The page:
Gastroenteritis viruses in wastewater reclamation systems can pose a major threat to public health. In this study, multiple gastroenteritis viruses were detected from wastewater to estimate the viral contamination sources in a wastewater treatment and reclamation system installed in a suburb of Xi’an city, China. Reverse transcription plus nested or semi-nested PCR, followed by sequencing and phylogenetic analysis, were used for detection and genotyping of noroviruses and rotaviruses. As a result, 91.7% (22/24) of raw sewage samples, 70.8% (17/24) of the wastewater samples treated by anaerobic/anoxic/oxic (A2 O) process and 62.5% (15/24) of lake water samples were positive for at least one of target gastroenteritis viruses while all samples collected from membrane bioreactor effluent after free chlorine disinfection were negative. Sequence analyses of the PCR products revealed that epidemiologically minor strains of norovirus GI (GI/14) and GII (GII/13) were frequently detected in the system. Considering virus concentration in the disinfected MBR effluent which is used as the source of lake water is below the detection limit, these results indicate that artificial lake may be contaminated from sources other than the wastewater reclamation system, which may include aerosols, and there is a possible norovirus infection risk by exposure through reclaimed water usage and by onshore winds transporting aerosols containing norovirus.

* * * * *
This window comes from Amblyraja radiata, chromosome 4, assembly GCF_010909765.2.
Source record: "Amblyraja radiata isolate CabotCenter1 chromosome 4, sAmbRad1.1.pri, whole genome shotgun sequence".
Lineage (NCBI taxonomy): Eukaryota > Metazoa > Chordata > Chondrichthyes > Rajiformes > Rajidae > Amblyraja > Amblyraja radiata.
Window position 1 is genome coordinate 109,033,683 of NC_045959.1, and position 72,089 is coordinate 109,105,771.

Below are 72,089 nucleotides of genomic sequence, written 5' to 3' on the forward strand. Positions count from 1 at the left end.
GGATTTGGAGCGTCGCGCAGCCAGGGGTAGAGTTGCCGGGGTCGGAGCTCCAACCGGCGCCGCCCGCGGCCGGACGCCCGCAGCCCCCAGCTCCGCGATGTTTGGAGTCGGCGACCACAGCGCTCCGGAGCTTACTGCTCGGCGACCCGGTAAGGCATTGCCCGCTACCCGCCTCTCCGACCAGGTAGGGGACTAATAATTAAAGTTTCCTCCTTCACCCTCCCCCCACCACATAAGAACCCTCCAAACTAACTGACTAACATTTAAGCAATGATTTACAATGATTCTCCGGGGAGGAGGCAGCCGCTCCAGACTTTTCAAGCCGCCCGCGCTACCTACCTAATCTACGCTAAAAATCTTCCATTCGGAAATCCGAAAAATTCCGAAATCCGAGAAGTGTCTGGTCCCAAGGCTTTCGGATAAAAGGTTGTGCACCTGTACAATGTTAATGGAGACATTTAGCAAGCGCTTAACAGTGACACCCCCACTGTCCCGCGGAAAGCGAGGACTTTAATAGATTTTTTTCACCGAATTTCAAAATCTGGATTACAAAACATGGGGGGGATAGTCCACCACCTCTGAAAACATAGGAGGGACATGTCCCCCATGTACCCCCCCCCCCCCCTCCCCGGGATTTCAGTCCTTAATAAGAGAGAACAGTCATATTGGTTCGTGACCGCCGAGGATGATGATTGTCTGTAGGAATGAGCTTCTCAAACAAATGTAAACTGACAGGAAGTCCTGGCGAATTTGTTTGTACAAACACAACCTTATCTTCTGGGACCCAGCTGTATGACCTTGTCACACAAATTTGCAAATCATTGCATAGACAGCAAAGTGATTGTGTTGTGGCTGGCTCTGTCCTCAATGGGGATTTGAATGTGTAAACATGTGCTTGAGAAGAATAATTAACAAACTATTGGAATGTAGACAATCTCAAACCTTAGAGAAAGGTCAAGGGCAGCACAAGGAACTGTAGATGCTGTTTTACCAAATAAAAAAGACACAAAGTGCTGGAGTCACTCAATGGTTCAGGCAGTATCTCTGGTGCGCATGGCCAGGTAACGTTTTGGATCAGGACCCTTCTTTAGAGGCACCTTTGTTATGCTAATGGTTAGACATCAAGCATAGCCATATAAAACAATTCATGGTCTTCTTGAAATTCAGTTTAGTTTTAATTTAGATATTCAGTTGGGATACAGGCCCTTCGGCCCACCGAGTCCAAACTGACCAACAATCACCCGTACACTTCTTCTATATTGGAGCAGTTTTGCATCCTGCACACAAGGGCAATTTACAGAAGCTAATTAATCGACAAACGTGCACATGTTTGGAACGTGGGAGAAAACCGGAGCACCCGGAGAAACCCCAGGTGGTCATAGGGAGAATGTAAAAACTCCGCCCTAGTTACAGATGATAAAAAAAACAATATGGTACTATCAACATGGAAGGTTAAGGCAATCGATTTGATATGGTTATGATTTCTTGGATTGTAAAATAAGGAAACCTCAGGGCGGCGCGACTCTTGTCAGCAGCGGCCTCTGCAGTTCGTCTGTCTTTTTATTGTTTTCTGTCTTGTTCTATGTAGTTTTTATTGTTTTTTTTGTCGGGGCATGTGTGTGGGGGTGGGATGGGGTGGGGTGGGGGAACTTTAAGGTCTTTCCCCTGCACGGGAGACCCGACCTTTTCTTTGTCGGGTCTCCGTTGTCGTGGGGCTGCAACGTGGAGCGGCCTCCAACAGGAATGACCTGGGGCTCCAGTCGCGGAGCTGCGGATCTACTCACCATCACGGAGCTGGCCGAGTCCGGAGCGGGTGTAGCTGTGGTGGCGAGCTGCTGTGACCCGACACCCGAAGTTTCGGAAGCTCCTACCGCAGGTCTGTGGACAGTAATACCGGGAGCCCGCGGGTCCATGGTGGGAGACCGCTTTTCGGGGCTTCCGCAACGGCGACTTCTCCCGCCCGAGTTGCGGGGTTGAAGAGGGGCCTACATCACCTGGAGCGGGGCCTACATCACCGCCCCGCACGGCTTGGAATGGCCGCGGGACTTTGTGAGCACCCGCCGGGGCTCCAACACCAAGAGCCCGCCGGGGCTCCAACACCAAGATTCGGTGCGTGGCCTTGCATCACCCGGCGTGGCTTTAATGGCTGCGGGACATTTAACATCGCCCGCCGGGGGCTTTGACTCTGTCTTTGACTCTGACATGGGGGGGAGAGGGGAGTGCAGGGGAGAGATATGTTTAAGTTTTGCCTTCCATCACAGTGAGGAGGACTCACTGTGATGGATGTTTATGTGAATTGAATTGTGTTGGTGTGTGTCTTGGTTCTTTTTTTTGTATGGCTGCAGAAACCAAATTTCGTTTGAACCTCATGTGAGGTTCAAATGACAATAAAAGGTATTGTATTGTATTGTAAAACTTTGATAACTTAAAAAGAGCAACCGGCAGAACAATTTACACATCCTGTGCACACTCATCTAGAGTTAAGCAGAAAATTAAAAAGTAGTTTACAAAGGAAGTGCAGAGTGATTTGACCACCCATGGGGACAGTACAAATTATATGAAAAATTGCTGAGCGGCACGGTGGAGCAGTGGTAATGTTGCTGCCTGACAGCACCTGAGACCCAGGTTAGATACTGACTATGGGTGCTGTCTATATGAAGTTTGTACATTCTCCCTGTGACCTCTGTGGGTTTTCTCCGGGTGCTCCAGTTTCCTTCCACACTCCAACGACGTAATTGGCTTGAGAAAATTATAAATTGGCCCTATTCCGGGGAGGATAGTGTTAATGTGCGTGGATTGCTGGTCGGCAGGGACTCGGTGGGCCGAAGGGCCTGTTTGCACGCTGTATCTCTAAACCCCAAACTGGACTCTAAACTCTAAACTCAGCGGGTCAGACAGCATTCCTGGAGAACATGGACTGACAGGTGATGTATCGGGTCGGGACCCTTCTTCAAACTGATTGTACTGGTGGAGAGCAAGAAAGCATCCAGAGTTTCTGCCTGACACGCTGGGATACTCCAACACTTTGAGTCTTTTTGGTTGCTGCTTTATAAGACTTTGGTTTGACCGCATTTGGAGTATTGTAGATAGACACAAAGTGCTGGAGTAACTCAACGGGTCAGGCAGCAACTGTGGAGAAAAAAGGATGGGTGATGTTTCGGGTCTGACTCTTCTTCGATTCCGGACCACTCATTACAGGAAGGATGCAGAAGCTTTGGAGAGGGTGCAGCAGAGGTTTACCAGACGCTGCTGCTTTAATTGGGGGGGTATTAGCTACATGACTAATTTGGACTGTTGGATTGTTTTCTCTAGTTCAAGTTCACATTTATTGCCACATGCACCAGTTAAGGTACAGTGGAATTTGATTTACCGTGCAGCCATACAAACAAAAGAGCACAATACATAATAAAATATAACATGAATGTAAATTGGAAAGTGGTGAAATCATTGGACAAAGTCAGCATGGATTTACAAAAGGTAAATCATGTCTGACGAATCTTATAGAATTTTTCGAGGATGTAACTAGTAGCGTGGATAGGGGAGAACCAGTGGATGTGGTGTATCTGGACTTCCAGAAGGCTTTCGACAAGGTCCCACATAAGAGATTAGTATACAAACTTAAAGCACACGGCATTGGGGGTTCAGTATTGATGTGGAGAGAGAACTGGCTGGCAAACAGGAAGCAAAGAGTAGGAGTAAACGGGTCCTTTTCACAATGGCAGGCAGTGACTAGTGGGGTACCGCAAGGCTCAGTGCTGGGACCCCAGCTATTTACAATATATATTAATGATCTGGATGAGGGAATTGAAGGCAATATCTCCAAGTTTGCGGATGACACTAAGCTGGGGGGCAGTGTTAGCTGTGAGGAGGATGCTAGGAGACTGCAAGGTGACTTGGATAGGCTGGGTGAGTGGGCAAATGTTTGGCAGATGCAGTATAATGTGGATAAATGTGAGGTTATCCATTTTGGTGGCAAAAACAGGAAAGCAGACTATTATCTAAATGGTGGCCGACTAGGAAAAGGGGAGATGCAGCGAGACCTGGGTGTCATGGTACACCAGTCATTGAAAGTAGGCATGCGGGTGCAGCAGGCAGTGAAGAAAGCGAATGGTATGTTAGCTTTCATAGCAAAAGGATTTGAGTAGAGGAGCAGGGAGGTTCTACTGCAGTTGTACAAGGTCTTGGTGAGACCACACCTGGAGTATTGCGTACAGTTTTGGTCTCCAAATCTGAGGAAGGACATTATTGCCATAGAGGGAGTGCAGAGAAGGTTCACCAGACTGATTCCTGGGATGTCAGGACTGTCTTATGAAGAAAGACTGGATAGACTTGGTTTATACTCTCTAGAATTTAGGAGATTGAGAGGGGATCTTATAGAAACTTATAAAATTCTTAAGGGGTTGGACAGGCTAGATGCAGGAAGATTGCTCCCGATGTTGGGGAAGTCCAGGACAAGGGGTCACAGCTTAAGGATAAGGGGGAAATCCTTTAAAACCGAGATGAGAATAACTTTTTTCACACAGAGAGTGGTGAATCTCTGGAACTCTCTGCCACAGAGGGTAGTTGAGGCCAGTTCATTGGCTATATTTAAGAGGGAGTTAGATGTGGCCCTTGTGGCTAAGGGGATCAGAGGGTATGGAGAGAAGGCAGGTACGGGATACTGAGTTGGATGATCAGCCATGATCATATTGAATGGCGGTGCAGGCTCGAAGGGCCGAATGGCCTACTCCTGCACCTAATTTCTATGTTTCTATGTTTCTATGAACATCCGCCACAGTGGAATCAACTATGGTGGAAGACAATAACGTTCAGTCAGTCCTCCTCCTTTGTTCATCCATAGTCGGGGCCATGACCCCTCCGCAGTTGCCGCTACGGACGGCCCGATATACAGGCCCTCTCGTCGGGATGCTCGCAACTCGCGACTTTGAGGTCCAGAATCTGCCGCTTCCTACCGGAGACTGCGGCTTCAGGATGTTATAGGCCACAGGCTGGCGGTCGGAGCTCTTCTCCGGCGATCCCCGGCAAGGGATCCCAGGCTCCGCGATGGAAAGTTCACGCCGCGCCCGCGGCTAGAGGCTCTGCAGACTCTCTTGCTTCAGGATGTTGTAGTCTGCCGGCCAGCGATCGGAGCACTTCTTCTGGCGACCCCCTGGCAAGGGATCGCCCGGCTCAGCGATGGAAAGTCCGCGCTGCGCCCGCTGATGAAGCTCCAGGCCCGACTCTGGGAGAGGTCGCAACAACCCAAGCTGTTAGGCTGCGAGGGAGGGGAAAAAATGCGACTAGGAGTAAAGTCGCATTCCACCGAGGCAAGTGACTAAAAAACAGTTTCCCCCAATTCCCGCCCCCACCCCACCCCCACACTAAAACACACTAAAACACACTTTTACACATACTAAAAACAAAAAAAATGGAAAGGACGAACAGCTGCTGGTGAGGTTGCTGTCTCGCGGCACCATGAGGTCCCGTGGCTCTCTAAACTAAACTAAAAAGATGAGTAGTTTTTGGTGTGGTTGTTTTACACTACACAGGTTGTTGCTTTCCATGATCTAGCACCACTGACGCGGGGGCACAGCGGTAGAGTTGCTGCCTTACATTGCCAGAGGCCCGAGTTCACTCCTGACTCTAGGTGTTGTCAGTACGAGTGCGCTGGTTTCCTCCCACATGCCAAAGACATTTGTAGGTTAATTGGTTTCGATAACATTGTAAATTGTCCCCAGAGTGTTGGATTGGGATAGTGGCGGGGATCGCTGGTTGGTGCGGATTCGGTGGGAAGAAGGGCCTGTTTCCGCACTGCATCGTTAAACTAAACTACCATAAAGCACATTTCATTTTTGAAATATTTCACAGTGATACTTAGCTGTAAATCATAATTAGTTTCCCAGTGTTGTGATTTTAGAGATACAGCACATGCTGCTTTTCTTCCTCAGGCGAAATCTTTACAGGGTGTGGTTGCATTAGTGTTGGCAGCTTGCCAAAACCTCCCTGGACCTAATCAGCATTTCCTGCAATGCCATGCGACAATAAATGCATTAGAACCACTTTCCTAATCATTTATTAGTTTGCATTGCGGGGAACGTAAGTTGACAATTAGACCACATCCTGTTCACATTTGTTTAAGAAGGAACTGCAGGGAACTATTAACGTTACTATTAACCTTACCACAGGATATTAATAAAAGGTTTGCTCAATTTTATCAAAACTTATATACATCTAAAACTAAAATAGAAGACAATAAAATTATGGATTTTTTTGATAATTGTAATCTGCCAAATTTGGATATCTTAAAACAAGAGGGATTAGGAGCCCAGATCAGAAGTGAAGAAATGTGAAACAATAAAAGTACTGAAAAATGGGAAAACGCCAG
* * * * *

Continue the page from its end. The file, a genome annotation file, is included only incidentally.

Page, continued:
- Fecal source tracking
- Viral contamination
- Wastewater reclamation
- Waterborne gastroenteritis viruses